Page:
Walpole Massachusetts, 1890

Walpole was detached from Dedham, and incorporated. December 10, 1724. It was named in honor of Sir Robert Walpole, then prime minister of England. The New York and New England Railroad and the Mansfield and Framingham Branch of the Old Colony Railroad intersect each other in the central village, thus affording fine facilities for transportation. The postal centres are Walpole, East Walpole and South Walpole. Other villages are Plimptonville, Tilton's, and North Walpole. The town is situated in the interior of Norfolk County, 19 miles from Boston; and its boundaries are Dover on the north, Dedham, Norwood, and Sharon on the east, Foxborough on the south, and Norfolk and Medfield on the west. The assessed area is 12,459 acres; of which 2,710 are woodland.

The surface of the town is broken into upland and meadow, and a range of gravelly knolls or hills runs southeasterly through the territory. The Neponset River, Mill Brook and other streams which meet the river at or near the central village, furnish much hydraulic power, and impart freshness and variety to the scenery.

The farms are managed with skill and industry, and yield remunerative crops of the cereals and of fruits, berries and vegetables. The manufactures consist of cotton and woollen goods, paper, boots and shoes, hollow-ware and iron castings, hand-cards, twine of excellent quality, leather, emery, straw goods, furniture, food preparations and other articles. There are two saw mills in the place; and large quantities of lumber, fire-wood and charcoal are prepared for market. The extensive Hollingsworth paper mills, at East Walpole, employed in 1885 about 80 persons, and made goods to the value of $430,100. Textiles were manufactured to the value of $667,160. The value of all goods made was $1,352,192. The product of the 119 farms was valued at $117,381. The valuation in 1888 was $1,774,129, with a tax-rate of $13.40 on $1,000. The population by the last State census was 2,443; of whom 586 were legal voters. There were 520 taxed dwelling-houses. The five public schoolhouses, in 1885, were valued at $9,500. There is a public library of upwards of 6,000 volumes. The "Star" and the " Central Norfolk Democrat" are published here. The churches consist of two Congregationalist, two Methodist, a Unitarian and a Roman Catholic.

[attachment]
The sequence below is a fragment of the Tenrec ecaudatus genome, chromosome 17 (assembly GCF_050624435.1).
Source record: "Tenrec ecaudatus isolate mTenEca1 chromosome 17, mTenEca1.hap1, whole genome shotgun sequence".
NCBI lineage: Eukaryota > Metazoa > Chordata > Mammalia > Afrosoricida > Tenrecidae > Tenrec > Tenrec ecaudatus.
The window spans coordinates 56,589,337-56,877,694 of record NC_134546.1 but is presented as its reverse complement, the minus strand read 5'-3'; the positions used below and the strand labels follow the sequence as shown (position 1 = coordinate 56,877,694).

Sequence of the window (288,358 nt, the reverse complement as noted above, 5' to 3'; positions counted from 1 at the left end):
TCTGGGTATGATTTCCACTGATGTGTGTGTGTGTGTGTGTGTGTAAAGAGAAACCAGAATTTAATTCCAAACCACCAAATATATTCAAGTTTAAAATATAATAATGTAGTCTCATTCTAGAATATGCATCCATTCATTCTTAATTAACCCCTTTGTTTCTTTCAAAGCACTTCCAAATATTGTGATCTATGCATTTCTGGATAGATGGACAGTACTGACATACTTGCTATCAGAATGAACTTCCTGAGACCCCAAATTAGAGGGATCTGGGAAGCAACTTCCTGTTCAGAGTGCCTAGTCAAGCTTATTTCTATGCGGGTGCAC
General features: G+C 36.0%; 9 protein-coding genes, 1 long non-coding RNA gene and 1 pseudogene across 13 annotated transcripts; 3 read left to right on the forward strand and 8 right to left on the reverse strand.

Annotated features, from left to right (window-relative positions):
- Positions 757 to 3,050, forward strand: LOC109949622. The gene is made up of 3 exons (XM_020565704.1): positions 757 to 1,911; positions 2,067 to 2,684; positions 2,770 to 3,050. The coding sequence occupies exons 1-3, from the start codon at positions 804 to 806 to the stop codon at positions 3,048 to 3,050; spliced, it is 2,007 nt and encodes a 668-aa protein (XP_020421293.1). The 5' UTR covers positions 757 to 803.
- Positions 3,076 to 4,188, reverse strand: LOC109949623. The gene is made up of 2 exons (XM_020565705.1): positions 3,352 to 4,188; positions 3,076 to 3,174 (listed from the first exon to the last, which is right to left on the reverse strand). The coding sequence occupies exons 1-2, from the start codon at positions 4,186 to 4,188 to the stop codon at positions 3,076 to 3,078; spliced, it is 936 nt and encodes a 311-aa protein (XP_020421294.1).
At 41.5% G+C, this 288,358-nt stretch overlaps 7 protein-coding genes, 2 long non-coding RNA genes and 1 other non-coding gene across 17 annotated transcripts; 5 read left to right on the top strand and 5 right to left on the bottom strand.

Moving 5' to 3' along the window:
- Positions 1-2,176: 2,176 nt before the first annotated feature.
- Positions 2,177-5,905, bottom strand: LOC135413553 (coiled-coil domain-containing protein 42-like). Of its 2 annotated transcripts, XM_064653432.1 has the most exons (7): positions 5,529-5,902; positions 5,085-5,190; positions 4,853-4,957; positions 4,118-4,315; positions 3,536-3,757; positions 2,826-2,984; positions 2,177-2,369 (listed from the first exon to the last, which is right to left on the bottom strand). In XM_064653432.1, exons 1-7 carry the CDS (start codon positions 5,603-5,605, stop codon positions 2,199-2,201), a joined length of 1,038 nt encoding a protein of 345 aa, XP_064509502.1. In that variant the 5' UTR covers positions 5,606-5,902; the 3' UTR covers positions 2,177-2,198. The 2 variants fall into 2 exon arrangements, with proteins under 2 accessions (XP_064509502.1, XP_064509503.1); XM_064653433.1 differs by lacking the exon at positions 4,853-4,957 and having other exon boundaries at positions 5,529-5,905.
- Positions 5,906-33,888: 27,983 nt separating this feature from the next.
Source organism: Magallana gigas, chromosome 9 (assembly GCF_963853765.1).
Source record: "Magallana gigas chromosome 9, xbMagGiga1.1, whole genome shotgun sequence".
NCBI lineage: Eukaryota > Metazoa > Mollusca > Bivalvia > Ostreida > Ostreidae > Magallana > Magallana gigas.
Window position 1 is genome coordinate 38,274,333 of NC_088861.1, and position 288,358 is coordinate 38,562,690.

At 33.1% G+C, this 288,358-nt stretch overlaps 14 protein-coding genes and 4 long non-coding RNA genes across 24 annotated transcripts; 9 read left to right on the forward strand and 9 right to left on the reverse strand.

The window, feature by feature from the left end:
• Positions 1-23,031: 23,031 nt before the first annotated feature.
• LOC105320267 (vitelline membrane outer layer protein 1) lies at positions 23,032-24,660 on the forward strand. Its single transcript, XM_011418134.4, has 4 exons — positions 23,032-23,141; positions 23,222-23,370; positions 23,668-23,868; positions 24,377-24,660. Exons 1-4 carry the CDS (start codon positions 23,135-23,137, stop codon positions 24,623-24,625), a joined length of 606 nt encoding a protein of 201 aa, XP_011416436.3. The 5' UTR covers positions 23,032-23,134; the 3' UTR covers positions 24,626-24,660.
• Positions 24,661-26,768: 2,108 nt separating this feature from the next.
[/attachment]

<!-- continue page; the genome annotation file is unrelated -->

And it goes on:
The Rev. Phillips Payson, first minister of the place, was settled in 1730, and remained as pastor more than 47 years. Four of his sons were clergymen. The Rev. Asahel Bigelow was ordained pastor of the Second Church in 1828.

Phillips Payson, D.D., a patriot, scholar, and divine, was born in Walpole, January 18, 1736. Seth Payson, D.D., a learned minister and author, and father of Edward Payson, D.D., was born here September 29, 1758; and died in Rindge, N. H., February 26, 1826. Eleazer Smith, said to have been the original inventor of the machine for cutting and heading nails, also of the machine for punching the leather, cutting, bending, and setting card-teeth by one operation, was a native of Walpole. This place is the residence of F. W. Bird, a noted politician; and also of the Rev. Edwin Thompson, a well-known lecturer on temperance.

pp. 654-655 in Nason and Varney's Massachusetts Gazetteer, 1890

Gazetteer